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  1. #1
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    How do you carry your bike on stairs?

    I have to haul my bike up and down a flight of stairs each time I take it out. The stairs are generously described as narrow with the added bonus of having a locked door at the bottom of the stairs. The door swings through the only flat part in front of the stairs when it opens so it's not really an option to put the bike down to open the door.

    Any tricks to carrying a bike on stairs using one hand or should I just take two trips, one to prop the door open and one to actually move the bike?

  2. #2
    Senior Member Ziemas's Avatar
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    I just hoist mine up on my shoulder. If you have a diamond frame it shouldn't be much of a problem to control the bike one handed.

  3. #3
    Senior Member mechBgon's Avatar
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    Carrying up a stairway The lighter ones, I just grab the butt of the stem with my left hand and carry it up the stairs with one hand. My mountain-commuting bike in full winter trim can approach 40+ pounds with my stuff in the bags, so in that case I stand on the right of it, reach down with my left hand and grab it by the seat tube above the front derailleur, and grab the right end of the handlebar with my right hand, and carry it up the stairs like that.

    Carrying down a stairway I grab the nose of the seat with my left hand and lift it to shoulder level. If I needed it more nose-down, I'd grab the rear end of the top tube and lift that to shoulder level.

  4. #4
    Marathon Cyclist MediaCreations's Avatar
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    Quote Originally Posted by Ziemas
    I just hoist mine up on my shoulder.

    Me too.

  5. #5
    I ride red bikes
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    Usually I do right hand on the top tube, left hand on the handlebar. The left hand is mostly there for balance, so I can also use it to open doors.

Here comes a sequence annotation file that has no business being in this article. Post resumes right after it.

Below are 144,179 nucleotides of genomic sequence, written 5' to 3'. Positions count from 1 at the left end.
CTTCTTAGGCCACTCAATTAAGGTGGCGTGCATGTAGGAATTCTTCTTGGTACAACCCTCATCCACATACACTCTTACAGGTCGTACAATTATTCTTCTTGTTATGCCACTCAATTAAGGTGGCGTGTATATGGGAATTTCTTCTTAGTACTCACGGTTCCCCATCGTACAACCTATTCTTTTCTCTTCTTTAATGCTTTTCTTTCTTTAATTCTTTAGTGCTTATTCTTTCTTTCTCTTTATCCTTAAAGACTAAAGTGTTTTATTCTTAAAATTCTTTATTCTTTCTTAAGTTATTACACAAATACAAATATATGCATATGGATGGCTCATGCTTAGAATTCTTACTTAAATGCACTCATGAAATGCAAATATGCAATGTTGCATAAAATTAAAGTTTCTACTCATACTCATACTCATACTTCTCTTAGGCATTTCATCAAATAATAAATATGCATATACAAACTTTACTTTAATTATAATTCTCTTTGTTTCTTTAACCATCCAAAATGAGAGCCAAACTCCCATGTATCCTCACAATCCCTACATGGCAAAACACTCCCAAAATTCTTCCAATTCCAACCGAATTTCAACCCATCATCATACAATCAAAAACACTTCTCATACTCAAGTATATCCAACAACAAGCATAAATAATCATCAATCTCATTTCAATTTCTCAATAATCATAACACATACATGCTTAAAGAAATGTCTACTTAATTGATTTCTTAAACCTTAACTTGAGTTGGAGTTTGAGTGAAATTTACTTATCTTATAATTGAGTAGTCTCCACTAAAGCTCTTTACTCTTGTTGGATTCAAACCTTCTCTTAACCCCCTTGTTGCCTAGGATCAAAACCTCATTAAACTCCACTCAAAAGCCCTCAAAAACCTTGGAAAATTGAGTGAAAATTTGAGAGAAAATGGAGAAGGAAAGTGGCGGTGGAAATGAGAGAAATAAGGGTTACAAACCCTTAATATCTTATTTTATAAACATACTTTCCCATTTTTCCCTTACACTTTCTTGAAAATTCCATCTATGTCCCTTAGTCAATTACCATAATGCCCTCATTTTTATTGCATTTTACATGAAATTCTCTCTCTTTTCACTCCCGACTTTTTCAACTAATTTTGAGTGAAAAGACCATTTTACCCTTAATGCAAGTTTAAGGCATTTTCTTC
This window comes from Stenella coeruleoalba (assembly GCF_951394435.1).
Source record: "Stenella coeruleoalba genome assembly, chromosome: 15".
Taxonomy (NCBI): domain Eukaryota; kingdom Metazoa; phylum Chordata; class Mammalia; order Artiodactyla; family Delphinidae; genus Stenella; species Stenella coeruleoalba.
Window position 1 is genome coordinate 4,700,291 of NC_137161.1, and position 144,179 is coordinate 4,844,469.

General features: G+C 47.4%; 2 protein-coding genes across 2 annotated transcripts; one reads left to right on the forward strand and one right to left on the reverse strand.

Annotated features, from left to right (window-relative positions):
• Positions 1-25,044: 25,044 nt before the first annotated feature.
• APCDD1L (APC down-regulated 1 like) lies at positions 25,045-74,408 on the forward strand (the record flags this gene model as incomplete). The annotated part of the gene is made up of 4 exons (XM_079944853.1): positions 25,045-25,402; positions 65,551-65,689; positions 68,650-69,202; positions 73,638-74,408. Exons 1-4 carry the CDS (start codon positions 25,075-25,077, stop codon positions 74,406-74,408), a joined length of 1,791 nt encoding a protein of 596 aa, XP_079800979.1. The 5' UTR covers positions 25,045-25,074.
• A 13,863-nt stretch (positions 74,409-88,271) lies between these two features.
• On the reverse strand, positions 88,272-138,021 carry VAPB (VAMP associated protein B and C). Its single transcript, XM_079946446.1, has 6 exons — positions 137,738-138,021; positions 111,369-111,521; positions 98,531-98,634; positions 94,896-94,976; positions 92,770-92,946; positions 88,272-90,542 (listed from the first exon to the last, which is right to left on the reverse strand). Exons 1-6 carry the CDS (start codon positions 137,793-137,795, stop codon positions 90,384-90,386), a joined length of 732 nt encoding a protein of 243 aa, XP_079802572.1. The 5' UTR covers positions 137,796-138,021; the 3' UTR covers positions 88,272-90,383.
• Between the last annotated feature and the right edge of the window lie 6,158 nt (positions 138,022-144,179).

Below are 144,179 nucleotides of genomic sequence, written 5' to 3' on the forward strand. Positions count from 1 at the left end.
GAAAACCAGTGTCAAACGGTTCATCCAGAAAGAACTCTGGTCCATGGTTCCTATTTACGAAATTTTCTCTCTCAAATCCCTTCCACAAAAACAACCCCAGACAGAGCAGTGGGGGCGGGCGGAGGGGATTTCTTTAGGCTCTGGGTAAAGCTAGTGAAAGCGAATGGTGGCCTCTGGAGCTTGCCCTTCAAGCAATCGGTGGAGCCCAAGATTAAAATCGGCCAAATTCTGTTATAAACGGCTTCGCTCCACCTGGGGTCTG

Some times when I'm feeling really strong, it'll go on my shoulder.

  6. #6
    Senior Member DannoXYZ's Avatar
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    I usually just carry it with one hand under the nose of the seat. The front-wheel is always aimed down the stairs.

  7. #7
    DEADBEEF khuon's Avatar
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    I sometimes just ride mine down the stairs.

    If I'm feeling especially strong and the staircase isn't too long, I'll ride up it too.

    But for most of the time, I'll hoist it on my shoulders (seat-tube/top-tube intersection resting on the top of my shoulder) if it's a diamond frame. The full-suspension MTB is a bit trickier as it doesn't have enough of an opening in the frame to slip my shoulder through. For walking it down the stairs, I just get it verticle, front-wheel in the air, and holding it by the handlerbars, roll it down on its rear wheel. This can also work going up the stairs but I usually have one hand on the handlebars and another on the saddle while walking behind it pushing it up. Another method I've used it to simply flip the bike upside down and rest the toptube on my shoulder.
    1999 K2 OzM 2001 Aegis Aro Svelte OCP Club Member
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  8. #8
    The quieter you become... Falkon's Avatar
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    I usually grab as far down on the seat tube as I can with the right hand and just carry one handed.
    Quote Originally Posted by TechKnowGN
    San Jose has to be the most boring place I've ever been. And I live in Ohio.

  9. #9
    Faster but still slow slowandsteady's Avatar
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    Move.
    "Ride lots." -- Eddy Merckx

  10. #10
    Cycle Dallas MMACH 5's Avatar
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    I ride a mixte. I reach over the top tubes with my right hand and grab the chainstay. This basically sets the nose of my seat on my shoulder. I use my other hand to keep the front wheel from flopping around but I can let go and open doors. I did have one incedent when I was bounding up some stairs...